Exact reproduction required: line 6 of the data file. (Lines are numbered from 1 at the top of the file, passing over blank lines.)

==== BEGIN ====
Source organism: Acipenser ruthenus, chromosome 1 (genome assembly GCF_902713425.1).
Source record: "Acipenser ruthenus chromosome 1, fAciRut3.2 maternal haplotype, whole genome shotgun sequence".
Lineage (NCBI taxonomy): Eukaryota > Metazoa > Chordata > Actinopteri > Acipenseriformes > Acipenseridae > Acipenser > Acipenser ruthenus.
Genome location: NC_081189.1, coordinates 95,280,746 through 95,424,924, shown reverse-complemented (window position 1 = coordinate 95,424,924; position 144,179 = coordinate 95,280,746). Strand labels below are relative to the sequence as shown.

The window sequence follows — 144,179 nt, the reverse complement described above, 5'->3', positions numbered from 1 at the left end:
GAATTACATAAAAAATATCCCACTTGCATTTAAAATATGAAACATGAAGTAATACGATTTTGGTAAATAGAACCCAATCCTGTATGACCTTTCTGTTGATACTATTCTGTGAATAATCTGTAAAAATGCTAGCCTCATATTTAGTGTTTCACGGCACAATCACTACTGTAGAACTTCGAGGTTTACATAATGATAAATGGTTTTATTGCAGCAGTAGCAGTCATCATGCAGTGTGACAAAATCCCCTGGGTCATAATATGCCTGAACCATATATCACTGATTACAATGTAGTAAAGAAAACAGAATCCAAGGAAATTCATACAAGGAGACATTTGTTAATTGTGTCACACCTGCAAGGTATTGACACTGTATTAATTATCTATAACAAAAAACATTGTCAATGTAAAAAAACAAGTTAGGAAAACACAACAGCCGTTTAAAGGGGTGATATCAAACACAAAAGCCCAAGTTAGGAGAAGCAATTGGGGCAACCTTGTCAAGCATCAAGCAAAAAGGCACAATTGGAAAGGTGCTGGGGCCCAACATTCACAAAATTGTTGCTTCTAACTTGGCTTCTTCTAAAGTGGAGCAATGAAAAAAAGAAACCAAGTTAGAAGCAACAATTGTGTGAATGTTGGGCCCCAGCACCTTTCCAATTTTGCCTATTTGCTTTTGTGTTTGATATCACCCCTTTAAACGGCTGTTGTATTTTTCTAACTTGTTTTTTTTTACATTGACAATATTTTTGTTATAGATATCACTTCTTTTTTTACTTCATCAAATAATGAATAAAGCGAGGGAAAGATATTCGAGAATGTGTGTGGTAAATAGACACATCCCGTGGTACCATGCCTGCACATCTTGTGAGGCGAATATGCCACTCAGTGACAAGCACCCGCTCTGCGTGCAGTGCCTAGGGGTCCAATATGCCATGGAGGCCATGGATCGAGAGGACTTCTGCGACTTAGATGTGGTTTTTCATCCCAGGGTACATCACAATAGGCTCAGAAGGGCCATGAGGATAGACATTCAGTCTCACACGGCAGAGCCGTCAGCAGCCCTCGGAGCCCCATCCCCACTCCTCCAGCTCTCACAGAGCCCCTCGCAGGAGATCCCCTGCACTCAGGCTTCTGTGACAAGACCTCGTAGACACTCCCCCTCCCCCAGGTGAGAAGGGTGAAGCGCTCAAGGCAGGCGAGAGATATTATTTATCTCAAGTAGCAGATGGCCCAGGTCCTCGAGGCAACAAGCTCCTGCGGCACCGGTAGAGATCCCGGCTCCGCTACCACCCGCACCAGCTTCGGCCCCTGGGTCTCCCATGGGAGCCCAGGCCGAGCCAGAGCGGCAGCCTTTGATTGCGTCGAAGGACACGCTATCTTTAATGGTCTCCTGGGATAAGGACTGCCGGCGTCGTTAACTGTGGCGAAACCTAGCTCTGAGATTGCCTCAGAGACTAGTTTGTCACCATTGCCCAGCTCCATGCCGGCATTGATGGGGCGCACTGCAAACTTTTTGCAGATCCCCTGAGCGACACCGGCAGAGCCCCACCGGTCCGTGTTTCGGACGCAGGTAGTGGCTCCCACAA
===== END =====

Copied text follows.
GAATTACATAAAAAATATCCCACTTGCATTTAAAATATGAAACATGAAGTAATACGATTTTGGTAAATAGAACCCAATCCTGTATGACCTTTCTGTTGATACTATTCTGTGAATAATCTGTAAAAATGCTAGCCTCATATTTAGTGTTTCACGGCACAATCACTACTGTAGAACTTCGAGGTTTACATAATGATAAATGGTTTTATTGCAGCAGTAGCAGTCATCATGCAGTGTGACAAAATCCCCTGGGTCATAATATGCCTGAACCATATATCACTGATTACAATGTAGTAAAGAAAACAGAATCCAAGGAAATTCATACAAGGAGACATTTGTTAATTGTGTCACACCTGCAAGGTATTGACACTGTATTAATTATCTATAACAAAAAACATTGTCAATGTAAAAAAACAAGTTAGGAAAACACAACAGCCGTTTAAAGGGGTGATATCAAACACAAAAGCCCAAGTTAGGAGAAGCAATTGGGGCAACCTTGTCAAGCATCAAGCAAAAAGGCACAATTGGAAAGGTGCTGGGGCCCAACATTCACAAAATTGTTGCTTCTAACTTGGCTTCTTCTAAAGTGGAGCAATGAAAAAAAGAAACCAAGTTAGAAGCAACAATTGTGTGAATGTTGGGCCCCAGCACCTTTCCAATTTTGCCTATTTGCTTTTGTGTTTGATATCACCCCTTTAAACGGCTGTTGTATTTTTCTAACTTGTTTTTTTTTACATTGACAATATTTTTGTTATAGATATCACTTCTTTTTTTACTTCATCAAATAATGAATAAAGCGAGGGAAAGATATTCGAGAATGTGTGTGGTAAATAGACACATCCCGTGGTACCATGCCTGCACATCTTGTGAGGCGAATATGCCACTCAGTGACAAGCACCCGCTCTGCGTGCAGTGCCTAGGGGTCCAATATGCCATGGAGGCCATGGATCGAGAGGACTTCTGCGACTTAGATGTGGTTTTTCATCCCAGGGTACATCACAATAGGCTCAGAAGGGCCATGAGGATAGACATTCAGTCTCACACGGCAGAGCCGTCAGCAGCCCTCGGAGCCCCATCCCCACTCCTCCAGCTCTCACAGAGCCCCTCGCAGGAGATCCCCTGCACTCAGGCTTCTGTGACAAGACCTCGTAGACACTCCCCCTCCCCCAGGTGAGAAGGGTGAAGCGCTCAAGGCAGGCGAGAGATATTATTTATCTCAAGTAGCAGATGGCCCAGGTCCTCGAGGCAACAAGCTCCTGCGGCACCGGTAGAGATCCCGGCTCCGCTACCACCCGCACCAGCTTCGGCCCCTGGGTCTCCCATGGGAGCCCAGGCCGAGCCAGAGCGGCAGCCTTTGATTGCGTCGAAGGACACGCTATCTTTAATGGTCTCCTGGGATAAGGACTGCCGGCGTCGTTAACTGTGGCGAAACCTAGCTCTGAGATTGCCTCAGAGACTAGTTTGTCACCATTGCCCAGCTCCATGCCGGCATTGATGGGGCGCACTGCAAACTTTTTGCAGATCCCCTGAGCGACACCGGCAGAGCCCCACCGGTCCGTGTTTCGGACGCAGGTAGTGGCTCCCACAA